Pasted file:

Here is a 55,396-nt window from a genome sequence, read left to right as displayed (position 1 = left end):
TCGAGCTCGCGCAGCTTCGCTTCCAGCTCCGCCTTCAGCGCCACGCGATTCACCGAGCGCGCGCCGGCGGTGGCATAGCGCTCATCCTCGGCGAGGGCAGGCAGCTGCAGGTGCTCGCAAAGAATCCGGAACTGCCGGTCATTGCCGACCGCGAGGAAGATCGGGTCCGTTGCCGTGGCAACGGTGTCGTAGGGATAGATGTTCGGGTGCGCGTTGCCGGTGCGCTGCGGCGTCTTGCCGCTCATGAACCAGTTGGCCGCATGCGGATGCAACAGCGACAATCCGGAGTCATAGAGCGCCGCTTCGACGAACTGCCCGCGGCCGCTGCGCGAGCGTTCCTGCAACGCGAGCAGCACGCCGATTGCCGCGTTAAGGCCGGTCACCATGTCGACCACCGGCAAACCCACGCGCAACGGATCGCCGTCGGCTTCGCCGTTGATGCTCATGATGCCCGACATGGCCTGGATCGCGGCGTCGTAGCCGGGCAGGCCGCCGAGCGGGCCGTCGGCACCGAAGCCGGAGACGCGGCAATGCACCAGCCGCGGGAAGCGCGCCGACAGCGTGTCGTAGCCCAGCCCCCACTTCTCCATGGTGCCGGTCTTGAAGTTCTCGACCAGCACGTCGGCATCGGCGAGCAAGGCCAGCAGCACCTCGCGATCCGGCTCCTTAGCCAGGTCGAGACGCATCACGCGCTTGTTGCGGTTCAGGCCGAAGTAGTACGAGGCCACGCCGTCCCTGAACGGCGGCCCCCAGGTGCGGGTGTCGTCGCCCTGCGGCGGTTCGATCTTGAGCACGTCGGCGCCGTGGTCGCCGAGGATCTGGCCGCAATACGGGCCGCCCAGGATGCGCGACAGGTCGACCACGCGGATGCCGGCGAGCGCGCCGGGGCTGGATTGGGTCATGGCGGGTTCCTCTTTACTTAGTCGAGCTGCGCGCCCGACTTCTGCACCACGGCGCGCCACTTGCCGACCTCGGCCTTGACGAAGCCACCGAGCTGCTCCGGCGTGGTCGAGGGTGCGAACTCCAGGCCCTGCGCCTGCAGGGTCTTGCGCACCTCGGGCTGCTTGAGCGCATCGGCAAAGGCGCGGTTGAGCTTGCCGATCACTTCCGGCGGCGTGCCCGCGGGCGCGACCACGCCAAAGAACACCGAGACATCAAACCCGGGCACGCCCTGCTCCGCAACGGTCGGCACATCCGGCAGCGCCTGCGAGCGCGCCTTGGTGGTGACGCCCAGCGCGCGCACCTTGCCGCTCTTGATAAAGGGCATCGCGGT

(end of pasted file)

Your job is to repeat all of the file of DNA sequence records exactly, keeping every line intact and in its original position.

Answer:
Here is a 55,396-nt window from a genome sequence, read left to right as displayed (position 1 = left end):
TCGAGCTCGCGCAGCTTCGCTTCCAGCTCCGCCTTCAGCGCCACGCGATTCACCGAGCGCGCGCCGGCGGTGGCATAGCGCTCATCCTCGGCGAGGGCAGGCAGCTGCAGGTGCTCGCAAAGAATCCGGAACTGCCGGTCATTGCCGACCGCGAGGAAGATCGGGTCCGTTGCCGTGGCAACGGTGTCGTAGGGATAGATGTTCGGGTGCGCGTTGCCGGTGCGCTGCGGCGTCTTGCCGCTCATGAACCAGTTGGCCGCATGCGGATGCAACAGCGACAATCCGGAGTCATAGAGCGCCGCTTCGACGAACTGCCCGCGGCCGCTGCGCGAGCGTTCCTGCAACGCGAGCAGCACGCCGATTGCCGCGTTAAGGCCGGTCACCATGTCGACCACCGGCAAACCCACGCGCAACGGATCGCCGTCGGCTTCGCCGTTGATGCTCATGATGCCCGACATGGCCTGGATCGCGGCGTCGTAGCCGGGCAGGCCGCCGAGCGGGCCGTCGGCACCGAAGCCGGAGACGCGGCAATGCACCAGCCGCGGGAAGCGCGCCGACAGCGTGTCGTAGCCCAGCCCCCACTTCTCCATGGTGCCGGTCTTGAAGTTCTCGACCAGCACGTCGGCATCGGCGAGCAAGGCCAGCAGCACCTCGCGATCCGGCTCCTTAGCCAGGTCGAGACGCATCACGCGCTTGTTGCGGTTCAGGCCGAAGTAGTACGAGGCCACGCCGTCCCTGAACGGCGGCCCCCAGGTGCGGGTGTCGTCGCCCTGCGGCGGTTCGATCTTGAGCACGTCGGCGCCGTGGTCGCCGAGGATCTGGCCGCAATACGGGCCGCCCAGGATGCGCGACAGGTCGACCACGCGGATGCCGGCGAGCGCGCCGGGGCTGGATTGGGTCATGGCGGGTTCCTCTTTACTTAGTCGAGCTGCGCGCCCGACTTCTGCACCACGGCGCGCCACTTGCCGACCTCGGCCTTGACGAAGCCACCGAGCTGCTCCGGCGTGGTCGAGGGTGCGAACTCCAGGCCCTGCGCCTGCAGGGTCTTGCGCACCTCGGGCTGCTTGAGCGCATCGGCAAAGGCGCGGTTGAGCTTGCCGATCACTTCCGGCGGCGTGCCCGCGGGCGCGACCACGCCAAAGAACACCGAGACATCAAACCCGGGCACGCCCTGCTCCGCAACGGTCGGCACATCCGGCAGCGCCTGCGAGCGCGCCTTGGTGGTGACGCCCAGCGCGCGCACCTTGCCGCTCTTGATAAAGGGCATCGCGGT